Just the other night, in the tent we listened as a thunderstorm began miles away in the distance and the reverberations of the insects’ calls danced off the still air and anticipating trees. Then we saw lightning, and listened intently as the wind picked up, starting at the tops of the trees first, before descending around their barks and rushing through the forest proper and down near the ground. We listened as the insects hushed, just slightly, as if they, too, were waiting for the storm. And we can hear it coming, we can hear the sheet of rain rushing towards us like the sound of a train. The sound is unmistakable. Last year and earlier this year, when we used to live near a stream, the sound of the stream increased as the storm approached. And when we walked about outside, two years ago, we were often caught in the storms and we were still awed by their beauty. We have seen colors of lightning that have dazzled us, we have seen the satellites shoot across the air, we have seen red lightning (called sprites, I think) that actually occur high above the clouds, we have been so close to lightning strikes as to feel its heat and notice that lightning actually burns a fire orange! Like looking at a string of flame, it was incredible! We saw the rare Strawberry Moon two years ago, we have watched the positions of the constellations change as the seasons and the earth revolve. Nature calls the spirit within humans. . . my boyfriend and I just answered back. We have never regretted it. We often wonder whether we can sleep again while inside. Although, one day, we will probably eventually return to the indoors , for now the Winter’s morrow bothers us not, and we look forward to exploring the seasons merge from one to the other, as humans merge from one phase of life to another, as the universe slowly moves on towards an unknown eventuality. We await. . . and we prepare looking for the mysteries beneath, looking past our physical eyes . . . seeking more to see.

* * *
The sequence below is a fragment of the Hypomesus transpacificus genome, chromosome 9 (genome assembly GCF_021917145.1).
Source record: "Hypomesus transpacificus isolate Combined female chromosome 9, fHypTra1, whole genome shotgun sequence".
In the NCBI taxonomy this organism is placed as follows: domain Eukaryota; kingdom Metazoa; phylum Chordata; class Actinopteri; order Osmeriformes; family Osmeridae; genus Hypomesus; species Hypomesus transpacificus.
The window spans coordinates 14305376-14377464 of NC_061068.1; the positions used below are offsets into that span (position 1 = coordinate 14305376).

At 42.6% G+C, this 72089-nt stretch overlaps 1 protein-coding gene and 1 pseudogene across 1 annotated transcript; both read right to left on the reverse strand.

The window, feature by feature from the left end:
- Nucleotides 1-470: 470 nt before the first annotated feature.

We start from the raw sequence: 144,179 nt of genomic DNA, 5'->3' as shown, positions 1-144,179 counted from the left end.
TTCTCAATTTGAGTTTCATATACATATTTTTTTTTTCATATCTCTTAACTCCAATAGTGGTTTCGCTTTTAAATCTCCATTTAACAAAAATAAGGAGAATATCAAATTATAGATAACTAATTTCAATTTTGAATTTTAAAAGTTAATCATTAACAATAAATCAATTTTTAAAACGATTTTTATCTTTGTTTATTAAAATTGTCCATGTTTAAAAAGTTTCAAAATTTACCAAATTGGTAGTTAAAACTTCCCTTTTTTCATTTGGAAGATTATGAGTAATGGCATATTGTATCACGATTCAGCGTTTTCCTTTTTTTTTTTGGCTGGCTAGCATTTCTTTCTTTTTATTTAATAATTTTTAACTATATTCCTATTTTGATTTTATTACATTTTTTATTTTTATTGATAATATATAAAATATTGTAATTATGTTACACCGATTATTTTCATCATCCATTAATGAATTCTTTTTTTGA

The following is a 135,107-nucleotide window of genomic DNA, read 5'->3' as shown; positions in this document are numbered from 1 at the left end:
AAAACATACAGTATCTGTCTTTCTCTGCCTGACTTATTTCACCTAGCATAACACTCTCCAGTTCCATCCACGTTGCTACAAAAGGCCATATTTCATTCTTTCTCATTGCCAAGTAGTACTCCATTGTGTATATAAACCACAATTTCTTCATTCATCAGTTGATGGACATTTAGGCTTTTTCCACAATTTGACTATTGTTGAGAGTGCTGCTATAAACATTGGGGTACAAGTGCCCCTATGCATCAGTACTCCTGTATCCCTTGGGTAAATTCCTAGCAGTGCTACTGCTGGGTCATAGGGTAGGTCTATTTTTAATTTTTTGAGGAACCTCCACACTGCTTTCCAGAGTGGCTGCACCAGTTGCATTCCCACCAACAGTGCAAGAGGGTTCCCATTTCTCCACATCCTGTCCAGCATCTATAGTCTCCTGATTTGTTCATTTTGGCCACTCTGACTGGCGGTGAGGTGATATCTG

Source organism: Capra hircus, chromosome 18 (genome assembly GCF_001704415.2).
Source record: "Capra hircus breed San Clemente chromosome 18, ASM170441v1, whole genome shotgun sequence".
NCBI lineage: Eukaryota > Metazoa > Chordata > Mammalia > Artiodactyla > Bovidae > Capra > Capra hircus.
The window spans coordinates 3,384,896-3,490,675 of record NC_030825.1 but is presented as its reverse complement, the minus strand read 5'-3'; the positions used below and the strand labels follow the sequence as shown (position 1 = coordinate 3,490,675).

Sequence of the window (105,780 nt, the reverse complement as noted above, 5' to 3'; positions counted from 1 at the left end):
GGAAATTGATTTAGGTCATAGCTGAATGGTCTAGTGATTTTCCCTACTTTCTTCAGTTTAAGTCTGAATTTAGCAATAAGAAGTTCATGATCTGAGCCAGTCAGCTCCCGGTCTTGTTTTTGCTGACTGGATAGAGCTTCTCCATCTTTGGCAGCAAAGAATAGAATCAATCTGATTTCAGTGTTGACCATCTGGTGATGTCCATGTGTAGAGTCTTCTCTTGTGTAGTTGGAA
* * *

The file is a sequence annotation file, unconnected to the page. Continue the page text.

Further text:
“Winter Snow Path” by blmiers2